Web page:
Expenses and Benefits

Running an Office From Home? What Can I Claim?

Running an Office From Home? What Can I Claim?

Escape from the daily rush-hour commuting and office politics, Flexi work hours, comfy clothes, work from home is a dream come true but, did you know it does cost you a lot?

The perks of working from home are not an element of a surprise today. It is pretty much known to everyone that working from home means a truckload of benefits, but surprisingly, there are downsides that hardly anyone notices. Working from your favourite couch in your comfy clothes while listening to your playlist and sipping a cup of coffee, there’s your electricity, gas, water, coffee, etc. that are getting used up for the work, and you are paying up for that.

Just because you don’t have a registered cubicle on a commercial plot with a couple of staff under you, doesn’t mean you are not eligible for tax benefits. You can save up a lot; all you need to know is the rights of being self-employed.

It may be your home, but it’s a work environment while you are doing your job, which means the electricity, telephone calls, data pack, and other such utility bills of yours can be claimed. But, before you go crazy over your Wi-Fi usage, let us make it clear that the tax-deductions for all of the above are allowed strictly for business purposes and not personal.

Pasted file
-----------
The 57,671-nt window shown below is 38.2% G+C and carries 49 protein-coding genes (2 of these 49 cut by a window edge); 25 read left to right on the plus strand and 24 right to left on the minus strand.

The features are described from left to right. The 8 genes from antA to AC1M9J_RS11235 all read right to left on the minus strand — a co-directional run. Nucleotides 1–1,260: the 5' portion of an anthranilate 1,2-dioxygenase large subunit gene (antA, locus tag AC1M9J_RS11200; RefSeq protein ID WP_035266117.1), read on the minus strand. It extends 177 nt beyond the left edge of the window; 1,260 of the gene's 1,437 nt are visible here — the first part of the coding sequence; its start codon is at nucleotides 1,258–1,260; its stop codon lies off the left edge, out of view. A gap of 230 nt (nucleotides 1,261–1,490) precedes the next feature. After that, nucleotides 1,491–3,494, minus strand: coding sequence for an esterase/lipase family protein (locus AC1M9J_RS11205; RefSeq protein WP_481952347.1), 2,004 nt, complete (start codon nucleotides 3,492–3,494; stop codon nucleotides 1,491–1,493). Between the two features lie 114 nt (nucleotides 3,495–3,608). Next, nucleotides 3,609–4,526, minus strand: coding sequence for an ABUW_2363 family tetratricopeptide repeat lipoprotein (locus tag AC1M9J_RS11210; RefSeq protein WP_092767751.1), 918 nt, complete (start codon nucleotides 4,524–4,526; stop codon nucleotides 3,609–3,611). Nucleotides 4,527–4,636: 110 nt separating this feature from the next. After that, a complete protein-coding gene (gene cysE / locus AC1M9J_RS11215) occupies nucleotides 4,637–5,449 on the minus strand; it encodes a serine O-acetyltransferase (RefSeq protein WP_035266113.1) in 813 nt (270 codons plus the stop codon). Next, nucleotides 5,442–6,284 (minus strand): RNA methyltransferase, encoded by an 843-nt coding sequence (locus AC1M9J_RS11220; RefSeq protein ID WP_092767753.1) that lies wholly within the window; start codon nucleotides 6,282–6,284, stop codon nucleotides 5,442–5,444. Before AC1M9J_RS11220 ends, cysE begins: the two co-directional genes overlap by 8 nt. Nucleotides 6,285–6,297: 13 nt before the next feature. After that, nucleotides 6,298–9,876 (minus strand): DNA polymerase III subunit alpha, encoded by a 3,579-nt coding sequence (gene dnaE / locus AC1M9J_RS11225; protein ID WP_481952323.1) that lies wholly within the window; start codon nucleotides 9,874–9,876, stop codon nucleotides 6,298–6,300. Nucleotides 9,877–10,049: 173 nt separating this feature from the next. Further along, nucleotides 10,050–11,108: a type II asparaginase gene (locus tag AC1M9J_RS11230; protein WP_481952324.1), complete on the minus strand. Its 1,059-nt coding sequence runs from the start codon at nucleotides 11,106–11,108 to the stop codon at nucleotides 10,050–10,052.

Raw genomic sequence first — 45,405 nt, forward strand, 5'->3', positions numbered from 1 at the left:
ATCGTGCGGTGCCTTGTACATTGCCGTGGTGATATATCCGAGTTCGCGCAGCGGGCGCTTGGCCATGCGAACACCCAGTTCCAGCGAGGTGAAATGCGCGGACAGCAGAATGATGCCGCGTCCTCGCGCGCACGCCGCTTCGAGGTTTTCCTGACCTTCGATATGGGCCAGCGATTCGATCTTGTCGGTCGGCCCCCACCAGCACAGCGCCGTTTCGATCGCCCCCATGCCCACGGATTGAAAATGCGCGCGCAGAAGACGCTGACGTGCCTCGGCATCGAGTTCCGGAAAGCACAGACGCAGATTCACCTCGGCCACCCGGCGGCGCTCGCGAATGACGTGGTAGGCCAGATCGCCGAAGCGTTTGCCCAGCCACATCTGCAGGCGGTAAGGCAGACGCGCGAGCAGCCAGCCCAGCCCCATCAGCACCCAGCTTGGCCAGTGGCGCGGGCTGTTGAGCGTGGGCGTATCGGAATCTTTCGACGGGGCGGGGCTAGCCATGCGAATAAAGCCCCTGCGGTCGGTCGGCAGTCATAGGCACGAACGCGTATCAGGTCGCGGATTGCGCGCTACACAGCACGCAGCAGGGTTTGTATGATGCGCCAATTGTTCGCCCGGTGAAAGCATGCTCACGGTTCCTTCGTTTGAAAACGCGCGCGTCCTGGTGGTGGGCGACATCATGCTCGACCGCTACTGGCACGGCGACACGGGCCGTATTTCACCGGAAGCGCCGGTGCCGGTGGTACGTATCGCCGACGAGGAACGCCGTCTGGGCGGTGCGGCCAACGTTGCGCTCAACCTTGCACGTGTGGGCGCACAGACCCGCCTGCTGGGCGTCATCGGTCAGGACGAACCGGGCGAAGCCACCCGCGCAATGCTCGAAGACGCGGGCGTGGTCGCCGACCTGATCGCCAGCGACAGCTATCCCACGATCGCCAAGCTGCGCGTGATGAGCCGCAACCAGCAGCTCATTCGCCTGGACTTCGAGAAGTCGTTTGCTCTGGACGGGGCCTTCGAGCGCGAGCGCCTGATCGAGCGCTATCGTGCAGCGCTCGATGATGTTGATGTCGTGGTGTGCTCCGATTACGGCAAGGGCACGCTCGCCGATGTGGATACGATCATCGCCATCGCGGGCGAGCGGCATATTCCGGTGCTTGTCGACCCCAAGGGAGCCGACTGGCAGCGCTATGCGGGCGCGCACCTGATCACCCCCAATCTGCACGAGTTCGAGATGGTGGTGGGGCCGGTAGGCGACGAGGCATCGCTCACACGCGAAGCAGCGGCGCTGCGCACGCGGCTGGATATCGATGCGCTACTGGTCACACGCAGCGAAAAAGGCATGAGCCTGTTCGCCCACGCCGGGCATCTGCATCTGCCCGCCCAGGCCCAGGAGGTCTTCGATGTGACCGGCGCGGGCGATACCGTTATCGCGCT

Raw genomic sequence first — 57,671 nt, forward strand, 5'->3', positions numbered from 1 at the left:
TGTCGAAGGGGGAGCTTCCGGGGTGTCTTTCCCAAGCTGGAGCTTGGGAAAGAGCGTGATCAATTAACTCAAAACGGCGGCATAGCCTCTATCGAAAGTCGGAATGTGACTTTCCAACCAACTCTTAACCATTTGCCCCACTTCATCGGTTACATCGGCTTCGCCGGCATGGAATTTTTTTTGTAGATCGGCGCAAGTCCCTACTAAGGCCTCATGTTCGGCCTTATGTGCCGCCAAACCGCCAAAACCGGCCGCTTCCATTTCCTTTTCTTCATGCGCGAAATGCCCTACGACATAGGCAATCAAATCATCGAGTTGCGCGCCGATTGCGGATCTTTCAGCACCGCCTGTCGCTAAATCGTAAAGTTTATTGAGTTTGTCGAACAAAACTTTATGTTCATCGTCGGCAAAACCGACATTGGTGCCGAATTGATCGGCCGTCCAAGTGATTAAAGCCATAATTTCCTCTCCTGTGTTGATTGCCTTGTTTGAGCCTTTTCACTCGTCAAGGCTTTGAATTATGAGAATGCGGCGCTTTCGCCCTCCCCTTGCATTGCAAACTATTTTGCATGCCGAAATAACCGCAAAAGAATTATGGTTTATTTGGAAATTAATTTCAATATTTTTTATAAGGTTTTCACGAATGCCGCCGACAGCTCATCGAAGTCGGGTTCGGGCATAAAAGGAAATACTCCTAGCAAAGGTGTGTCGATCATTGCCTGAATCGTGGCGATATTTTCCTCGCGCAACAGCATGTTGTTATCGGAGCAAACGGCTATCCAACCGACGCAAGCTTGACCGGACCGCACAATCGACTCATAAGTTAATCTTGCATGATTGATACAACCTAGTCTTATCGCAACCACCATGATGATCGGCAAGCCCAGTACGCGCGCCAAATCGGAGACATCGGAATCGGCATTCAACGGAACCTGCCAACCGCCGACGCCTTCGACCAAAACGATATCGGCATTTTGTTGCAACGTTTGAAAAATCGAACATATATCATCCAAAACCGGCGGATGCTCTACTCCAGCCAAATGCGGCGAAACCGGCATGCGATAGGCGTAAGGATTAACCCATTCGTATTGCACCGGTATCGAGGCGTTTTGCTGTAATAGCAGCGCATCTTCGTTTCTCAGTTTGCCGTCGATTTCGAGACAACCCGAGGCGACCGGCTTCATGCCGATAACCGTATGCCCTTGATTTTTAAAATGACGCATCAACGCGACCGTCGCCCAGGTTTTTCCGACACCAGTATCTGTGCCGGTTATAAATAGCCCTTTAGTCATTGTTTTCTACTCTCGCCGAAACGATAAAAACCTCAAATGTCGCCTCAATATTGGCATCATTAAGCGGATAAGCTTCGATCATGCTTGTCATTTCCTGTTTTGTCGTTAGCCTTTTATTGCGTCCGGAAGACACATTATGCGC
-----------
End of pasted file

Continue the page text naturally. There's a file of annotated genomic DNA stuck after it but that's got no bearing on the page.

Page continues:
Now, expenditures vary depending upon the work you do, the designation you have, and household items you utilize for work. For example, the HMRC rules for tax deductions are different for the self-employed than the directors of a limited company. So, let’s peek into what each can claim and how?

Expenses a self-employed can claim

Being an independent working individual or a sole trader in the UK means that if you are trading on your own through an unincorporated business, you are qualified to claim the following;

Home-office expense – The space of your house, exclusively used for work purposes is eligible for a tax deduction. The size of the area in your home that you use as ‘office’ in relation to the whole property is calculated. A portion of rent or mortgage interest, depreciation, taxes, etc., falls under home office deduction which can be claimed.